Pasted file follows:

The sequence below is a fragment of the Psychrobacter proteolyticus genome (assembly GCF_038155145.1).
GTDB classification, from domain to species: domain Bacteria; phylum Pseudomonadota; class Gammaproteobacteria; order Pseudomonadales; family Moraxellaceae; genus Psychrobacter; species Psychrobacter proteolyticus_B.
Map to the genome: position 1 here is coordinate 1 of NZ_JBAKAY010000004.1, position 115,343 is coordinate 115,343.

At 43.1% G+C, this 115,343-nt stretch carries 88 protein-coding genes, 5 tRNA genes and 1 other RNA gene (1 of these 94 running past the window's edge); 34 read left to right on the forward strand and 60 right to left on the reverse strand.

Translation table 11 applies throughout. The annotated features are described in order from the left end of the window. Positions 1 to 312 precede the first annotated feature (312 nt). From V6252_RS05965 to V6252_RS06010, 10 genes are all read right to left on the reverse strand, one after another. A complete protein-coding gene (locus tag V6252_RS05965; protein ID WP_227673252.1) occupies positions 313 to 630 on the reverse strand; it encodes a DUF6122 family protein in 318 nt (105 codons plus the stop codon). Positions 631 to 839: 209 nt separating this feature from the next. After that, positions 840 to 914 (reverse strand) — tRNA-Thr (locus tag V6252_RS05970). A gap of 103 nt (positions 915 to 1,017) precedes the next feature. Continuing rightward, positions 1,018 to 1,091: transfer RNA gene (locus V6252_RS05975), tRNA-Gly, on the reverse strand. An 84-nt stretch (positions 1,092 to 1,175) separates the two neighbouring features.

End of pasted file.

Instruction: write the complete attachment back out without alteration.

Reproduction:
The sequence below is a fragment of the Psychrobacter proteolyticus genome (assembly GCF_038155145.1).
GTDB classification, from domain to species: domain Bacteria; phylum Pseudomonadota; class Gammaproteobacteria; order Pseudomonadales; family Moraxellaceae; genus Psychrobacter; species Psychrobacter proteolyticus_B.
Map to the genome: position 1 here is coordinate 1 of NZ_JBAKAY010000004.1, position 115,343 is coordinate 115,343.

At 43.1% G+C, this 115,343-nt stretch carries 88 protein-coding genes, 5 tRNA genes and 1 other RNA gene (1 of these 94 running past the window's edge); 34 read left to right on the forward strand and 60 right to left on the reverse strand.

Translation table 11 applies throughout. The annotated features are described in order from the left end of the window. Positions 1 to 312 precede the first annotated feature (312 nt). From V6252_RS05965 to V6252_RS06010, 10 genes are all read right to left on the reverse strand, one after another. A complete protein-coding gene (locus tag V6252_RS05965; protein ID WP_227673252.1) occupies positions 313 to 630 on the reverse strand; it encodes a DUF6122 family protein in 318 nt (105 codons plus the stop codon). Positions 631 to 839: 209 nt separating this feature from the next. After that, positions 840 to 914 (reverse strand) — tRNA-Thr (locus tag V6252_RS05970). A gap of 103 nt (positions 915 to 1,017) precedes the next feature. Continuing rightward, positions 1,018 to 1,091: transfer RNA gene (locus V6252_RS05975), tRNA-Gly, on the reverse strand. An 84-nt stretch (positions 1,092 to 1,175) separates the two neighbouring features.